Kaufman robbed the River Roads Branch of the Roosevelt Federal Savings and Loan Association in Jennings, Missouri at about 4:00 p. m., on December 16, 1963. The proceeds of the robbery were $328.50 in cash, including 50 onedollar bills whose serial numbers had been recorded, and two packets of American Express travelers checks totaling $11,520.00.


Kaufman fled the scene of the robbery in a 1963 red Rambler car bearing New York license 8Z6367 and, while fleeing, was involved in a hit-run accident. The hit-run accident information was radioed to the police at Alton, Illinois, and shortly thereafter, Officer Stahl of the Alton Police Department observed the car come into Alton over the bridge from Missouri. He signaled for the driver to pull over, but Kaufman attempted a sharp right turn, skidded on the ice and crashed into a tree.


He was placed under arrest by Officer Stahl and was taken to the police station where he was processed for detention. While he was being processed, the police took from his possession $352.00 in cash, including the one-dollar bills whose serial numbers had been recorded by the savings and loan association, and a rental contract for the Rambler car. The Rambler car was towed by Clifford Martin, operator of a private towing service, to Martin's garage. While Martin was inspecting the car, he discovered a revolver, in plain view, on the back seat. He called the Alton Police Department, and Officer Stahl was sent to the garage. Martin removed the gun, and, pursuant to Stahl's directions, placed it in a locked drawer in his office. It was delivered to the FBI later that evening.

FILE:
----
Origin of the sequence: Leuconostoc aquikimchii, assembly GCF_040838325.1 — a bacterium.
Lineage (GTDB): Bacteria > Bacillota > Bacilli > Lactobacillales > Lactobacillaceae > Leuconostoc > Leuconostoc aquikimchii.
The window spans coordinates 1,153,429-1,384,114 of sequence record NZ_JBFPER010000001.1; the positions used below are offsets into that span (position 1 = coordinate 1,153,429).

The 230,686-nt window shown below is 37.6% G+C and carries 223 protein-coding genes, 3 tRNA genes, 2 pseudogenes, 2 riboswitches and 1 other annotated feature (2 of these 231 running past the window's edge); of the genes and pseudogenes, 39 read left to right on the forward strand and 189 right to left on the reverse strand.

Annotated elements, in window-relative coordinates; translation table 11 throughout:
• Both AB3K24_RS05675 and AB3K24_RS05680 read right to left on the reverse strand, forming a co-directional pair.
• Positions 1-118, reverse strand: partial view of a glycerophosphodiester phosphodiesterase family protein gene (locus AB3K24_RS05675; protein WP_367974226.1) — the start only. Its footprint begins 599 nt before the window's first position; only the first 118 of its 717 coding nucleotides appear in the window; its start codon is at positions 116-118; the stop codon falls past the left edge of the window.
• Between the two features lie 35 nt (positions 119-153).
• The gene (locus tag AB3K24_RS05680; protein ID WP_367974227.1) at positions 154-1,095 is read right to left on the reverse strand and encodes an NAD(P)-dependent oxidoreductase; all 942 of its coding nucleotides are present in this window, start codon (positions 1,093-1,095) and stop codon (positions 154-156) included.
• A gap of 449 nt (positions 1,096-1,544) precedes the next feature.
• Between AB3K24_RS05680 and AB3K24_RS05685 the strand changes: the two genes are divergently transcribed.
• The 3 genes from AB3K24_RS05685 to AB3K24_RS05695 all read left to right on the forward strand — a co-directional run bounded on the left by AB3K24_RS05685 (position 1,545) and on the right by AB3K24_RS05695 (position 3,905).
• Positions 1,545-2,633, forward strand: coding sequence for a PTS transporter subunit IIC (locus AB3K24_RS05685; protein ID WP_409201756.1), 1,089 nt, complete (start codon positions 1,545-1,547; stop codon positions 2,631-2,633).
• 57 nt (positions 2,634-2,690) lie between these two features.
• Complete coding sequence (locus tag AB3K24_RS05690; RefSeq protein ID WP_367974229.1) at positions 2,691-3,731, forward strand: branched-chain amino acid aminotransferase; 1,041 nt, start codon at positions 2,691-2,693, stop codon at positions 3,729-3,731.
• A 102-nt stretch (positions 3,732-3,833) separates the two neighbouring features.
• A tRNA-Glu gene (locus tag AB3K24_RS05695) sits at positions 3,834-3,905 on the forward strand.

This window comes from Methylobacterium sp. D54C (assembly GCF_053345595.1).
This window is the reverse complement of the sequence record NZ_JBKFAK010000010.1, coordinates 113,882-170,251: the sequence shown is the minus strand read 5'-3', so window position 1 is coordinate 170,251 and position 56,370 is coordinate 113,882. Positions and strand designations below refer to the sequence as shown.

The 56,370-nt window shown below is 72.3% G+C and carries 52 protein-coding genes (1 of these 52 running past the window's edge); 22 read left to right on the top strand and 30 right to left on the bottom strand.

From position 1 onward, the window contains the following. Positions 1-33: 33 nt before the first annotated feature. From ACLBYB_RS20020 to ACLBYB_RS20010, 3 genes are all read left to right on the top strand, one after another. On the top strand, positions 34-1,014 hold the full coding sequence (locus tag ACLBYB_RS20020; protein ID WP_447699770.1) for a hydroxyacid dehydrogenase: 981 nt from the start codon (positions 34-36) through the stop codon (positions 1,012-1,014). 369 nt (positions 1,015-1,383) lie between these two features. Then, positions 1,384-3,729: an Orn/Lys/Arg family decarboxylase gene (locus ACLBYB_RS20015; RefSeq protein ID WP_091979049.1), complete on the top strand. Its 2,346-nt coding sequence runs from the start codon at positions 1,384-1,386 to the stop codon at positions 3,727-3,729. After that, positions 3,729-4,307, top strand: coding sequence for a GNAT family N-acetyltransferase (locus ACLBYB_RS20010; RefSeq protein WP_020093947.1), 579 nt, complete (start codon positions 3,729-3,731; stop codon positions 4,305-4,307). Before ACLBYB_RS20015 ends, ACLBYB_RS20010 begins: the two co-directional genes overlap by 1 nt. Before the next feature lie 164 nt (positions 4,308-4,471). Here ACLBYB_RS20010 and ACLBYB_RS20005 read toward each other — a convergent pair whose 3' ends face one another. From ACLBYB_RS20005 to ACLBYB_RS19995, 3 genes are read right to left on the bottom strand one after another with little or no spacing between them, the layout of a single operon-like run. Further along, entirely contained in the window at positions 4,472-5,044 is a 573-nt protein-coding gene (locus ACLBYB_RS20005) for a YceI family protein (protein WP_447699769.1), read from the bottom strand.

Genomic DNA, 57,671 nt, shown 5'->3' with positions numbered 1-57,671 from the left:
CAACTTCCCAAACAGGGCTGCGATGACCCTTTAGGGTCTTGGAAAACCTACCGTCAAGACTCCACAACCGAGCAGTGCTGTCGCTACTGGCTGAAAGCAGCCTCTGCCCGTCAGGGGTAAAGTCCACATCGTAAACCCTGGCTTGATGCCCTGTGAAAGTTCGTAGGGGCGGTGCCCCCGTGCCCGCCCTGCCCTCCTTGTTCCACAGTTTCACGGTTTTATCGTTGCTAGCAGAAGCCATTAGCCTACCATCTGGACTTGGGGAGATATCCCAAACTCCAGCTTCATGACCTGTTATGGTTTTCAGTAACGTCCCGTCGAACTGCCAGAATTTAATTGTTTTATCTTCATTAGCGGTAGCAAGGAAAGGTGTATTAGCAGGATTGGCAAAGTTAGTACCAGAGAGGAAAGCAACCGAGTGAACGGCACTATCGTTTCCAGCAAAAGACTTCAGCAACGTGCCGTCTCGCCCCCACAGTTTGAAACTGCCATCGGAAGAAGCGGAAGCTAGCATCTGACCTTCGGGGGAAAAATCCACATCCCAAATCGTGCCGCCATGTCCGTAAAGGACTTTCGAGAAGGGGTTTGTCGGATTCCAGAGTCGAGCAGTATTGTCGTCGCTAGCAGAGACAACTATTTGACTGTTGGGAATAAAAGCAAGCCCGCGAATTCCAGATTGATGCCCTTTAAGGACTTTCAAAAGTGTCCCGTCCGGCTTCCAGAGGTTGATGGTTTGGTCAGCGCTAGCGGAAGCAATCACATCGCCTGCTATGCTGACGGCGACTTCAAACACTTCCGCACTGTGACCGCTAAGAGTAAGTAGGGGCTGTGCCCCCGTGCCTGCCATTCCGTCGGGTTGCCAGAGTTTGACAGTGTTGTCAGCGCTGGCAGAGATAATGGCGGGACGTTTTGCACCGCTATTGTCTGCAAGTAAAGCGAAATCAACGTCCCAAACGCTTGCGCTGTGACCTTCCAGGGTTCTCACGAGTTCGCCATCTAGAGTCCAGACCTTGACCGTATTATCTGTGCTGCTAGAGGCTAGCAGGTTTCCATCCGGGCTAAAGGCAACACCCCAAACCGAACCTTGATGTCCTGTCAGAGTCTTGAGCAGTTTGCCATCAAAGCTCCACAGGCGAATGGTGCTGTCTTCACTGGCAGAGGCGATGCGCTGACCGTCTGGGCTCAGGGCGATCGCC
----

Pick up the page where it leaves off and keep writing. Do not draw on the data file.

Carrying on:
FBI agent Peet arrived from St. Louis at about 5:45 p. m. and questioned Kaufman, who readily admitted the robbery and the hit-run accident. Peet then obtained authorization for prosecution from his superior and advised Kaufman he was under arrest on the federal robbery charge. At about 8:00 p. m. Agent Rushing took custody of Kaufman, together with the car rental contract and the $352.00 in cash and returned Kaufman to the FBI office in St. Louis.

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After Kaufman was arrested on the federal charge, at about 9:30 p. m., FBI agents searched the red Rambler car, without a search warrant, and found two packets containing the stolen travelers checks, two gasoline sales receipts dated December 15, 1969, from Pennsylvania, a receipt for a Western Union telegraph money order sent by "Paul King" from Harrisburg, Pa. to Kaufman's girlfriend in New York City, and a receipt showing the name of a gun shop at which the pistol used in the robbery had been obtained earlier that day.